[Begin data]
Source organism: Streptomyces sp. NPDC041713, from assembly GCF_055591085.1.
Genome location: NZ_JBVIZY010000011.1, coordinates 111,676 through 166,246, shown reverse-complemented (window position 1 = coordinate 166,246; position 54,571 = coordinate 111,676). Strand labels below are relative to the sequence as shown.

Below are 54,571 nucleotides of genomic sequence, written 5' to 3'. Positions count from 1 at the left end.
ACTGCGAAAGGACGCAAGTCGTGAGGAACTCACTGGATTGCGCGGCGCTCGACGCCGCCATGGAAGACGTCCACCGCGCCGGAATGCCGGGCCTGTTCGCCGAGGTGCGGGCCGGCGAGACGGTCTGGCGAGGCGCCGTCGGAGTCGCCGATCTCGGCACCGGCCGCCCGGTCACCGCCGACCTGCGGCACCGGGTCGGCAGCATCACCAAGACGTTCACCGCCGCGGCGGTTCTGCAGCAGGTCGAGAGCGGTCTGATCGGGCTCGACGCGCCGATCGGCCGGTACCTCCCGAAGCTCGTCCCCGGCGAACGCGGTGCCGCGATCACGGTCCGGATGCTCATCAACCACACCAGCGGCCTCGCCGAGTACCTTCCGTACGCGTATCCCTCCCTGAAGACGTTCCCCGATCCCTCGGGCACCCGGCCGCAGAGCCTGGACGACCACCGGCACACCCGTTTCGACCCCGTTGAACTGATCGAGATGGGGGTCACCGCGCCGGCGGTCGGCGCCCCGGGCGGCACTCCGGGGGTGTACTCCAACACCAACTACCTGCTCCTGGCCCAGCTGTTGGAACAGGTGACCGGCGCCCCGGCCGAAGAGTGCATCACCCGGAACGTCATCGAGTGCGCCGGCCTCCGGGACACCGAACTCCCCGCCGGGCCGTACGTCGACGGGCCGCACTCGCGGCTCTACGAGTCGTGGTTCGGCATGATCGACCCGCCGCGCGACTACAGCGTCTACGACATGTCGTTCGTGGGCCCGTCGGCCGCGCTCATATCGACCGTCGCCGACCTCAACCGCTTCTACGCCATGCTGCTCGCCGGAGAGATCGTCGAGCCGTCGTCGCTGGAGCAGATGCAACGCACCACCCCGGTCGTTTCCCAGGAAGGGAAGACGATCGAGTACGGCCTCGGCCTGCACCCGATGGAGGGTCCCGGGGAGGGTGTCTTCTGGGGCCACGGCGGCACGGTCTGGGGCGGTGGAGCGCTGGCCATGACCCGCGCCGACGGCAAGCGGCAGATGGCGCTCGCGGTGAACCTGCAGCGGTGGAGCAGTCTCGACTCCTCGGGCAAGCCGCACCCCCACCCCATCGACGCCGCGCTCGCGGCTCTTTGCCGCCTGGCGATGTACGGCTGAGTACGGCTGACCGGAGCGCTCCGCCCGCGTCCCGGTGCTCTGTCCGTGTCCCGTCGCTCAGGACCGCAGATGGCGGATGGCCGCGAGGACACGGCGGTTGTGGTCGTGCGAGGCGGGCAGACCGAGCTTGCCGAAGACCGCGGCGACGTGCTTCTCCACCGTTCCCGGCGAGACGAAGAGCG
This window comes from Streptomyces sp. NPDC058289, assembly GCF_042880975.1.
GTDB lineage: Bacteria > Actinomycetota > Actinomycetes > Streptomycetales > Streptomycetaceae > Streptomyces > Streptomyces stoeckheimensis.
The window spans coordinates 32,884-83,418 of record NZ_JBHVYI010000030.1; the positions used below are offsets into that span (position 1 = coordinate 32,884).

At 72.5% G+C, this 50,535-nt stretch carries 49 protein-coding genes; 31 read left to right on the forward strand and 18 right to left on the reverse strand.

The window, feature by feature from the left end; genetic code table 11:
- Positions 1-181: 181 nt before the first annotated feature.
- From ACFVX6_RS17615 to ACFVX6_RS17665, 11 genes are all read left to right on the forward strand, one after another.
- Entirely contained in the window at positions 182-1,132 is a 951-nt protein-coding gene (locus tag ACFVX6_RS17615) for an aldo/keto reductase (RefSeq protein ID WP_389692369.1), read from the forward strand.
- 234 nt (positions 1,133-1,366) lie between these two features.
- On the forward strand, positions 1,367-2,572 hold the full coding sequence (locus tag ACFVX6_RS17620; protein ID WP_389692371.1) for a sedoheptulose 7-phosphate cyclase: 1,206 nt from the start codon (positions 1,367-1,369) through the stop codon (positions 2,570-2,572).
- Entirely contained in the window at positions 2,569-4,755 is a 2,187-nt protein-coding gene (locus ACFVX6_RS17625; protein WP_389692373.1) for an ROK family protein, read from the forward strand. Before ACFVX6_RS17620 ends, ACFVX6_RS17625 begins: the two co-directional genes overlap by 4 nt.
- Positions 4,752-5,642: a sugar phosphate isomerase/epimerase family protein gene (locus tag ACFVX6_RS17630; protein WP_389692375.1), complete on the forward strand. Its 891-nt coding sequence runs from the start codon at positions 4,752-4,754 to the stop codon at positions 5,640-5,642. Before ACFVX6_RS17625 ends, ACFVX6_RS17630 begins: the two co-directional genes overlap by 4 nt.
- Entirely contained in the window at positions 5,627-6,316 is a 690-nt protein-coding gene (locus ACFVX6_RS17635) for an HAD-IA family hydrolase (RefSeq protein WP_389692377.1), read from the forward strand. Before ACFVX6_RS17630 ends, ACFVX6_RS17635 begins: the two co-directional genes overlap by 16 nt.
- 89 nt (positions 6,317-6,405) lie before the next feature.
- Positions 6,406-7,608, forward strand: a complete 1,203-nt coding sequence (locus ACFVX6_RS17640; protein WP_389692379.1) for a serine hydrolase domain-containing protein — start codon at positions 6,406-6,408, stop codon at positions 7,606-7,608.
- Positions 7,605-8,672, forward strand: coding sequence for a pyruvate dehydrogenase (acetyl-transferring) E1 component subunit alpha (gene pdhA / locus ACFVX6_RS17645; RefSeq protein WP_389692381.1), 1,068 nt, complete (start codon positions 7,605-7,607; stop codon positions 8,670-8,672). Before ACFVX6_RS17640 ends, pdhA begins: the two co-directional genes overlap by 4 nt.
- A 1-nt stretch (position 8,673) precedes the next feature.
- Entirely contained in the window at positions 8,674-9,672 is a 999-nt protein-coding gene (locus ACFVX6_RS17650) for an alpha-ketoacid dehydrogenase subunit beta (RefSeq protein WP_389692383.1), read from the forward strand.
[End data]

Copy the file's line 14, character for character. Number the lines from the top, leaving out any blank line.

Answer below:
- On the forward strand, positions 1,367-2,572 hold the full coding sequence (locus tag ACFVX6_RS17620; protein ID WP_389692371.1) for a sedoheptulose 7-phosphate cyclase: 1,206 nt from the start codon (positions 1,367-1,369) through the stop codon (positions 2,570-2,572).